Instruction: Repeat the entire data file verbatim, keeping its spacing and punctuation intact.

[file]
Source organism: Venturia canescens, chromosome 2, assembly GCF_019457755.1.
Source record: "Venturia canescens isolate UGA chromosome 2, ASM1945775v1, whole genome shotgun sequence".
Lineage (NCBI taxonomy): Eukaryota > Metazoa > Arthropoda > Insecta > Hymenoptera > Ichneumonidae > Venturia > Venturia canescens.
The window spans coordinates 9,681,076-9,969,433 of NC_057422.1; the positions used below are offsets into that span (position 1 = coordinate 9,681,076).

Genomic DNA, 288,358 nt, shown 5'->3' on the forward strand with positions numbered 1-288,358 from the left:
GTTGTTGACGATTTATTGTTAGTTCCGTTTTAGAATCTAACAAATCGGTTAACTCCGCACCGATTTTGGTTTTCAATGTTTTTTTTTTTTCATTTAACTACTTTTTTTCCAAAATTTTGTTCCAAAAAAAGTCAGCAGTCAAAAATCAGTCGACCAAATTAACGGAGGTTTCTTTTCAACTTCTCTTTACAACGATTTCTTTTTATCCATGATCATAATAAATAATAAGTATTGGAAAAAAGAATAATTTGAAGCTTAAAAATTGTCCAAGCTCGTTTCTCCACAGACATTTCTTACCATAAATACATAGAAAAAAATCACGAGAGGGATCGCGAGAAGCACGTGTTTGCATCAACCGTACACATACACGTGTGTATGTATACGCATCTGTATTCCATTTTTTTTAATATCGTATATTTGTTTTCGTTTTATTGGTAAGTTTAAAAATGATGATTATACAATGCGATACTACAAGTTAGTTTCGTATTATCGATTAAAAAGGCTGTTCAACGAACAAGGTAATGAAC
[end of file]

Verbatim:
Source organism: Venturia canescens, chromosome 2, assembly GCF_019457755.1.
Source record: "Venturia canescens isolate UGA chromosome 2, ASM1945775v1, whole genome shotgun sequence".
Lineage (NCBI taxonomy): Eukaryota > Metazoa > Arthropoda > Insecta > Hymenoptera > Ichneumonidae > Venturia > Venturia canescens.
The window spans coordinates 9,681,076-9,969,433 of NC_057422.1; the positions used below are offsets into that span (position 1 = coordinate 9,681,076).

Genomic DNA, 288,358 nt, shown 5'->3' on the forward strand with positions numbered 1-288,358 from the left:
GTTGTTGACGATTTATTGTTAGTTCCGTTTTAGAATCTAACAAATCGGTTAACTCCGCACCGATTTTGGTTTTCAATGTTTTTTTTTTTTCATTTAACTACTTTTTTTCCAAAATTTTGTTCCAAAAAAAGTCAGCAGTCAAAAATCAGTCGACCAAATTAACGGAGGTTTCTTTTCAACTTCTCTTTACAACGATTTCTTTTTATCCATGATCATAATAAATAATAAGTATTGGAAAAAAGAATAATTTGAAGCTTAAAAATTGTCCAAGCTCGTTTCTCCACAGACATTTCTTACCATAAATACATAGAAAAAAATCACGAGAGGGATCGCGAGAAGCACGTGTTTGCATCAACCGTACACATACACGTGTGTATGTATACGCATCTGTATTCCATTTTTTTTAATATCGTATATTTGTTTTCGTTTTATTGGTAAGTTTAAAAATGATGATTATACAATGCGATACTACAAGTTAGTTTCGTATTATCGATTAAAAAGGCTGTTCAACGAACAAGGTAATGAAC